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notre dame montreal

"God is light -
in Him there is no darkness at all"

Sermon preached at St Mark's Church by
Mr John Bassil. Methodist Local Preacher
30 April 2000

Today, the 1st Sunday after Easter is often known as Low Sunday. It marks the end of Easter week—the period called by St. Augustine " Octo dies neophytorum" referred to as 8 days of rebirth or renewal. At one time Easter was so pre-eminent in the life of the Church that some traditions even restricted the time when baptism could take place to this 8 day period between Easter Day and Low Sunday The name Low Sunday indicates a feeling of anti-climax—the sense of getting back to normal after a very lively party. So Easter has happened and now what?—back to the old routine, the humdrum.

But Low Sunday is a Festival Day, a lower Festival than Easter (sometimes called High Sunday to demonstrate its significance as the high point of the Christian Year) but a Festival nevertheless. Anti-climax is the antithesis of what is really meant.

For the Christian the Resurrection story means that things are not going to be the same again. It is not back to the old routine it is forward to the start of a new one. Life is not going to be the same.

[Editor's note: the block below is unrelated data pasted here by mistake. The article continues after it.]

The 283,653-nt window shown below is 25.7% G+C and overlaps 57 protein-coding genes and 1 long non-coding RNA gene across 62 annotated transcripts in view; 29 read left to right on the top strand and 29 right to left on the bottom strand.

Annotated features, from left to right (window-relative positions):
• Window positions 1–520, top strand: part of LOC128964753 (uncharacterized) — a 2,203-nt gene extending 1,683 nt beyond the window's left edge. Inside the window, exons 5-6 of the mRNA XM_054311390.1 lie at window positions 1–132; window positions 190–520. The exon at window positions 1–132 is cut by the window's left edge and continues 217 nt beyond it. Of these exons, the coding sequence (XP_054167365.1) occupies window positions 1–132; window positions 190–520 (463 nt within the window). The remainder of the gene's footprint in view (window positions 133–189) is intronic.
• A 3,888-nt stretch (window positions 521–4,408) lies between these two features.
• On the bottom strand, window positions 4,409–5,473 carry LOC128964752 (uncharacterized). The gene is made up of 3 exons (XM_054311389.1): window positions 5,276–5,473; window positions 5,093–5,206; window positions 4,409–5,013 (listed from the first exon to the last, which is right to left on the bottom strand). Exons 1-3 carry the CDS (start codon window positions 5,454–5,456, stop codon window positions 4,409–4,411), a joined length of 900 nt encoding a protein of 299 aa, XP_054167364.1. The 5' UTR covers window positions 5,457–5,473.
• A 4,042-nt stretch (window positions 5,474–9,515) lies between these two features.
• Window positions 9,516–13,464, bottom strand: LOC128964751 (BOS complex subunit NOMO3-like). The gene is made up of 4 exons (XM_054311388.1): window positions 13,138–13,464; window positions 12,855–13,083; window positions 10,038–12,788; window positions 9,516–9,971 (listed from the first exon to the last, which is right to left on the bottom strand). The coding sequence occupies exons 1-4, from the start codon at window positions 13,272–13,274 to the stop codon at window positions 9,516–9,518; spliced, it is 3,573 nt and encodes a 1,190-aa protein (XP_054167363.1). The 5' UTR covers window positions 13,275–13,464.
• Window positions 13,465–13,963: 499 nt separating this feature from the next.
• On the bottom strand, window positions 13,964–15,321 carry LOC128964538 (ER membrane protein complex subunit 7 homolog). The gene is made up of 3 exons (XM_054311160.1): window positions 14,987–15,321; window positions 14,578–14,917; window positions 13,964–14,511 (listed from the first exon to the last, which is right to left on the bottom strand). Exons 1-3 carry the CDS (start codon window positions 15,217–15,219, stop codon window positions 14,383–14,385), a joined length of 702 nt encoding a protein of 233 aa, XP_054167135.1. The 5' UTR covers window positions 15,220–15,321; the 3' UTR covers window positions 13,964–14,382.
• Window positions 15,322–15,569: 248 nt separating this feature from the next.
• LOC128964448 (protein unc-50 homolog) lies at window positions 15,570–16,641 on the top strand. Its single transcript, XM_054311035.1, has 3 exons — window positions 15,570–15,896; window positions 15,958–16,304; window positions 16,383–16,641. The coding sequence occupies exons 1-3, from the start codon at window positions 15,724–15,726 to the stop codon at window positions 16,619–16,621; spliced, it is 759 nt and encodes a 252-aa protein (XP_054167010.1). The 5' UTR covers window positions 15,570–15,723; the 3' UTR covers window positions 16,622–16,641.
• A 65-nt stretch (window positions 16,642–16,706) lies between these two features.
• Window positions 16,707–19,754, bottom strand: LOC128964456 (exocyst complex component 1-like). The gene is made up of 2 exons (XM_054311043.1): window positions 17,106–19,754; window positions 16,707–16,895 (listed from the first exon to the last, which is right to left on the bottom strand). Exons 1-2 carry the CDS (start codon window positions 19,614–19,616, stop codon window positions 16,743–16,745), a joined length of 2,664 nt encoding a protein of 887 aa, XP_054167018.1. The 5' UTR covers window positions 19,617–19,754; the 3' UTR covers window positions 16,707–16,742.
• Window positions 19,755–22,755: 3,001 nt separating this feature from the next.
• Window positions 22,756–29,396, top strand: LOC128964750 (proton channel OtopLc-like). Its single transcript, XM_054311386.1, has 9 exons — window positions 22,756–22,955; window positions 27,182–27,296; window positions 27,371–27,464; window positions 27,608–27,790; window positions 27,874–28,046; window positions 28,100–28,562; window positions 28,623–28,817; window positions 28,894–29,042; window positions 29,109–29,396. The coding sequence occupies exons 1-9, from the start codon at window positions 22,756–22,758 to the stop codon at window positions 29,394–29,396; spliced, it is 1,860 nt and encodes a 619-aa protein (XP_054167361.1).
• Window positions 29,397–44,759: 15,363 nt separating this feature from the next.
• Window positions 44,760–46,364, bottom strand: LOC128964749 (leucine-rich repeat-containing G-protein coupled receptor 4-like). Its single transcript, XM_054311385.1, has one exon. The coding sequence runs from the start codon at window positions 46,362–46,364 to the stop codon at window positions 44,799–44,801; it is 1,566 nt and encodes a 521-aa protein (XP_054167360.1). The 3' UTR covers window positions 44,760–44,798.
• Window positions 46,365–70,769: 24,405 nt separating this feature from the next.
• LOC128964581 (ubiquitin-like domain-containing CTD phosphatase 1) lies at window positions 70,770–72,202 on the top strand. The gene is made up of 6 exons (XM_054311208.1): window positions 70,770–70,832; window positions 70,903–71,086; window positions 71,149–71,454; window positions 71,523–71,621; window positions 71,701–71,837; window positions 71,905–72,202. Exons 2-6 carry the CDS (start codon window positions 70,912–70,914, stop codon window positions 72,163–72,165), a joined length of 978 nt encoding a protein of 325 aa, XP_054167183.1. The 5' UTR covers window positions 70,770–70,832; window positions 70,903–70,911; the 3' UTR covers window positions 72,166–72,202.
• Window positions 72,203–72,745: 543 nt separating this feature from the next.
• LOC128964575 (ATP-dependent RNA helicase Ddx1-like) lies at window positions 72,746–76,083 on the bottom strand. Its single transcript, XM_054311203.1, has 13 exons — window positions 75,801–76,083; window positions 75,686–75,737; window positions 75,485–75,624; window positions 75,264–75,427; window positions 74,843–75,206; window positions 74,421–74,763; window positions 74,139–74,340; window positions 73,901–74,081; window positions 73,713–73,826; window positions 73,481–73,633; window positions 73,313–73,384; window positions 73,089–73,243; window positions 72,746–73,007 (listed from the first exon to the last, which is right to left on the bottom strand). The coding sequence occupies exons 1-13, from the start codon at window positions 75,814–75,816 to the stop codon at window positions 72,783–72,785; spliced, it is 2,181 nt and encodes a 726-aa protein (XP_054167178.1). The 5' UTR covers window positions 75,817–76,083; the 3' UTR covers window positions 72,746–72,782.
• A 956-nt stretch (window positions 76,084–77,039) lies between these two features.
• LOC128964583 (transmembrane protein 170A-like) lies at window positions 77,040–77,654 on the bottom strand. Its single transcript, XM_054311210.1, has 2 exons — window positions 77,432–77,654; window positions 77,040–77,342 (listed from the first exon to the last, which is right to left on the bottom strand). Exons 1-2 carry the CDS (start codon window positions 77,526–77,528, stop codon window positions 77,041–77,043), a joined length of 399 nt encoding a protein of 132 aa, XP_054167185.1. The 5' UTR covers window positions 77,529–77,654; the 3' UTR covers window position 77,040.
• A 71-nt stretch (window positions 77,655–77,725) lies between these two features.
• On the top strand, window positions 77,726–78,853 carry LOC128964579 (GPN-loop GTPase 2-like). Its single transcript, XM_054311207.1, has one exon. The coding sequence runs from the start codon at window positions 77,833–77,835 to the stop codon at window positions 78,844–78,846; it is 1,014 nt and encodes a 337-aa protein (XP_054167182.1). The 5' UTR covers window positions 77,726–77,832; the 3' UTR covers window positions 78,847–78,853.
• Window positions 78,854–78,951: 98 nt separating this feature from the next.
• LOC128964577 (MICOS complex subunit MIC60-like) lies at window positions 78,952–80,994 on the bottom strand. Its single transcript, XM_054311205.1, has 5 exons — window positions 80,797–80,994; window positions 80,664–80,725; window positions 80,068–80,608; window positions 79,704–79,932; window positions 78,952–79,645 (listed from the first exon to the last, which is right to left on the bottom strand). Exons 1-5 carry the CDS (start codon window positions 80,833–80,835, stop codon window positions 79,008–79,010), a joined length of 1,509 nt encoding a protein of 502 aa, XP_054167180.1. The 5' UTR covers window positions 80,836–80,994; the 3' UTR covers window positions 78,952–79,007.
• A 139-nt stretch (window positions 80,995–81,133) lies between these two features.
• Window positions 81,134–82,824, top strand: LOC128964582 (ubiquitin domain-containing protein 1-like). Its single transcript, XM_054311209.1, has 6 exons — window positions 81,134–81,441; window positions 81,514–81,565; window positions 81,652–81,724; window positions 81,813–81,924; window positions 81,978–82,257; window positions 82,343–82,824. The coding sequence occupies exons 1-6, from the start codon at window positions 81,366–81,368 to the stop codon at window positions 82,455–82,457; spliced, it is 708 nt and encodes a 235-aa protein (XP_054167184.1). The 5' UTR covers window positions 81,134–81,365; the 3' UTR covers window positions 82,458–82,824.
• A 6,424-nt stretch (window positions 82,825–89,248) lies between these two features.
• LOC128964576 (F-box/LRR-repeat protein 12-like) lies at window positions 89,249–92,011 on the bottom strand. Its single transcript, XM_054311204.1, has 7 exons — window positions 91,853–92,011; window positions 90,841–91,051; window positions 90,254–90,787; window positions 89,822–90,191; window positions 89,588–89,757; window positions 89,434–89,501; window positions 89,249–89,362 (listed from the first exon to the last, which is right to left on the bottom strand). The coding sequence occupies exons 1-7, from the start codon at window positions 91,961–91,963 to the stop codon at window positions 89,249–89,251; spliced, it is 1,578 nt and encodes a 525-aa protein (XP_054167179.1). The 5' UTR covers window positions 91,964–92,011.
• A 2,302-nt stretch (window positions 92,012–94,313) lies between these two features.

Of course it is natural for us to have doubts. We can identify with Thomas—doubting Thomas, the one who could not believe this incredible story that his friends had told him. This Man whom they had all believed in, had sworn to follow to the end of time, was dead, crucified on a cross like any common criminal- no better than a common thief.

Thomas knew he was dead , he had seen he was dead. It was the end. What was to happen to them all now? They were finished, the leader they had put so much trust in had been executed. Thomas simply could not believe these gibberish stories that his friends were saying—Jesus not dead, but alive! Impossible. No wonder he simply could not believe them.

There are times when I could hold my hand up and say that I would have identified with Thomas, would probably have reacted like him, demanding proof that Jesus was alive. History has dealt unkindly with Thomas yet it is a very human story and we should take care not to condemn him without thinking how we would have reacted.